Despite revenues surpassing $50 million, Andela sacks 400 engineers in Kenya, Uganda, and Nigeria.

Andela's CEO, Jeremy Johnson, disclosed that the tech talent accelerator company will cut 400 junior engineers across Kenya,  Uganda, and Nigeria.

The staff cuts were said to be due to market demand for senior engineering talent.

The layoffs come as the startup released first-time earnings figures indicating it will surpass $50 million in annual revenues for 2019.

Andela has offices in New York and five African countries: Nigeria, Kenya,  Rwanda, Uganda, and Egypt. The startup is one of Africa’s best-funded ― backed by $181 million in VC from investors

Andela selects a roster of developers each year who come on staff for a salary and are encouraged to continue working and living in their home markets in Africa.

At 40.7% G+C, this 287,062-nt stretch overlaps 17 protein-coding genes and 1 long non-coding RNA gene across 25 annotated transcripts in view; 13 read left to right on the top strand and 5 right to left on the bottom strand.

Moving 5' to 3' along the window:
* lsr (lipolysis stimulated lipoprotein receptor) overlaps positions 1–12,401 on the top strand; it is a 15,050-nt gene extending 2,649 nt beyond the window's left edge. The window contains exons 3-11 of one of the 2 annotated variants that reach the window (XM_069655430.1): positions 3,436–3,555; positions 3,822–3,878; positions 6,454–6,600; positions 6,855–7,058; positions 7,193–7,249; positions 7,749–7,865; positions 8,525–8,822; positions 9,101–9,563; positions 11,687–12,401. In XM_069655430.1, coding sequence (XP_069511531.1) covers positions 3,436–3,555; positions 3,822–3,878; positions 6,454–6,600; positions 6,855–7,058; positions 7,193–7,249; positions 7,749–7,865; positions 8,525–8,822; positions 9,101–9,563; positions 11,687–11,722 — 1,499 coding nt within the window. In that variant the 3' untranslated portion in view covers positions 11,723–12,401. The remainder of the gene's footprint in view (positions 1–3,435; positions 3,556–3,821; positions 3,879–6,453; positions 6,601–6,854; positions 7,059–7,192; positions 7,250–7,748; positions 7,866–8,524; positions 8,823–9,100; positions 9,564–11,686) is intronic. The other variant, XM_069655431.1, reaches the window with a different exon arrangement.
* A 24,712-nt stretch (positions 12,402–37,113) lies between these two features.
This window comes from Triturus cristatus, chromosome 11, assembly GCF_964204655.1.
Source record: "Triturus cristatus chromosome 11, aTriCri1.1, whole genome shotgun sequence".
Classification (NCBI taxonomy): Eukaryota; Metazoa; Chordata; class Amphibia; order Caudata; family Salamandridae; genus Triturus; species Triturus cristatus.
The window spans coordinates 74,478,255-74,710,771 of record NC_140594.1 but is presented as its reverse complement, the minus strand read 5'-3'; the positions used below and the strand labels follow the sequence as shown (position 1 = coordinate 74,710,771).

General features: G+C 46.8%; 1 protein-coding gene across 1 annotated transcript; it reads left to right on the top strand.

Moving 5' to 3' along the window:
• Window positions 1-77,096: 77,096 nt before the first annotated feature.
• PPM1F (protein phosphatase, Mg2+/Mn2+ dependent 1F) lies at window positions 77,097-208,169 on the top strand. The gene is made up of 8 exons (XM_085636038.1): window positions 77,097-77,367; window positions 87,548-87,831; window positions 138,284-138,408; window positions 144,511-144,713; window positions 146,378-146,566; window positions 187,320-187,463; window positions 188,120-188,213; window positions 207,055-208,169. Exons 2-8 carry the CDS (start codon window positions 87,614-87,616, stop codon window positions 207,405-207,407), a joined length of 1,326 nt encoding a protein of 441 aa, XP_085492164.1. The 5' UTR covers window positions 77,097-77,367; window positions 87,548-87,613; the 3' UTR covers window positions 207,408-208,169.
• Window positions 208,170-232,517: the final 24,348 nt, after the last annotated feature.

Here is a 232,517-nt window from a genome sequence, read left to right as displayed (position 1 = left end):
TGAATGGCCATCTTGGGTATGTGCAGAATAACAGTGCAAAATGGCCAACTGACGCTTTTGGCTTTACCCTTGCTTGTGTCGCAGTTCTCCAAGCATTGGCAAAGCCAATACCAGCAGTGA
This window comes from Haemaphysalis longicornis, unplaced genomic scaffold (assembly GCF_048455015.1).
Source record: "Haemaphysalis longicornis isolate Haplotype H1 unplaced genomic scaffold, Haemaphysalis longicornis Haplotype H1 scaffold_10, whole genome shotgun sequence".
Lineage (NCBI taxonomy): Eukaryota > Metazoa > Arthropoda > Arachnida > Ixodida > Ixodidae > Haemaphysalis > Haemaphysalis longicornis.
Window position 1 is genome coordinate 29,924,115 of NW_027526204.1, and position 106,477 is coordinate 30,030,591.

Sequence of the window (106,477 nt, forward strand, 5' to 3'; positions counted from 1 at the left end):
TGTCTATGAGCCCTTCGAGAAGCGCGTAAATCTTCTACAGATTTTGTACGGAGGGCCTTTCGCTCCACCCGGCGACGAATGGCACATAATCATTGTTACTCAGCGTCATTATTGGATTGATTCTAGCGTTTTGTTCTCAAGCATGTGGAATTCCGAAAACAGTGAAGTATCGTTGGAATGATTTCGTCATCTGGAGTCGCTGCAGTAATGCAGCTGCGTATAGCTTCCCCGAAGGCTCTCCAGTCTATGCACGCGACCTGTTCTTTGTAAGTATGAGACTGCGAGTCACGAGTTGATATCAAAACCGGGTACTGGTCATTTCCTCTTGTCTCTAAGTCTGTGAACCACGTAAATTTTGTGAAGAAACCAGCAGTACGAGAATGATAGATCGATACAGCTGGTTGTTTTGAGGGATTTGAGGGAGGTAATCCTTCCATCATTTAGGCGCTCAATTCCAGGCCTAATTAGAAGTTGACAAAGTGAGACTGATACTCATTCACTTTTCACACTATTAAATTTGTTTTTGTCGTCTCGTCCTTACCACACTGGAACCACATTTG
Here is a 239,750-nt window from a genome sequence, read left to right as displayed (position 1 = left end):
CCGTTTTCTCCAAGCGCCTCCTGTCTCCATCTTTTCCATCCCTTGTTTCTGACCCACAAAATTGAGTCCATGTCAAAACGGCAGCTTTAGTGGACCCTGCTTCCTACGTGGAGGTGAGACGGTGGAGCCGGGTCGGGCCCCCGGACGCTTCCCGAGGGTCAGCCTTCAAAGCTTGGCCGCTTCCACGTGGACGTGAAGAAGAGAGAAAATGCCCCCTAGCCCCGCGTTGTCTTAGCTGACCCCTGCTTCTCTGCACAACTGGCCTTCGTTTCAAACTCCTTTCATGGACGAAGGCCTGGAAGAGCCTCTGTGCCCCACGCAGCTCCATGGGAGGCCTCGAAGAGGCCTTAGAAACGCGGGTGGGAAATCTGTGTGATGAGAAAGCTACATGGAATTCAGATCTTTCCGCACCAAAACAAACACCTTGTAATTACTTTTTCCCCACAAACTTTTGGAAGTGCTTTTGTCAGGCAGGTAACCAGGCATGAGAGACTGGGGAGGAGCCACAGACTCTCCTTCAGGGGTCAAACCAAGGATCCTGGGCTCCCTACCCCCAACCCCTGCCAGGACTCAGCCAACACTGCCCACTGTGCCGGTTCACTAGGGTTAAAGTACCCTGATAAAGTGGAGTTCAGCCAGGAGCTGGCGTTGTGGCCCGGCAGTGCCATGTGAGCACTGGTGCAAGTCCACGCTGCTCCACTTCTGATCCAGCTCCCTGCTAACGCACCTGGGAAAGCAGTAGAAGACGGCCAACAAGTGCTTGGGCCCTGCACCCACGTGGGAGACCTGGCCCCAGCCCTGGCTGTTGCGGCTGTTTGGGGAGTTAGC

Andela had 1575 engineers on board. Big job cuts usually point to financial distress and decreasing demand for a company’s goods or services. That’s not the case with Andela’s personnel move, according to Johnson, who describes the layoffs more as a result of misreading the market.

“We’re actually actively and intensely growing, the mid and senior developer populations and next year we’re going to bring in 500 more developers,” he said.

“We’ve hired more junior developers than we are able to place in remote roles.”

The company is said to be working with partners such as CcHub and iHub to connect the sacked young developers to new opportunities.

“Many of these people will rapidly get jobs in the local ecosystem and some day may come back and work at Andela again,” he said.

The release of 400 developers may be welcome in Africa’s most active tech hubs, such as Nigeria and Kenya, where rapid startup formation and funding is starting to outpace software engineering talent  — according to several founders.

Job-placement will partially depend on whether local tech companies can offer competitive packages to incentivize the Andela alums.

If they do, the net effect of Andela’s layoffs could be more software-engineering capacity for Africa’s tech ecosystem ― so long as most of the developers remain in Africa.

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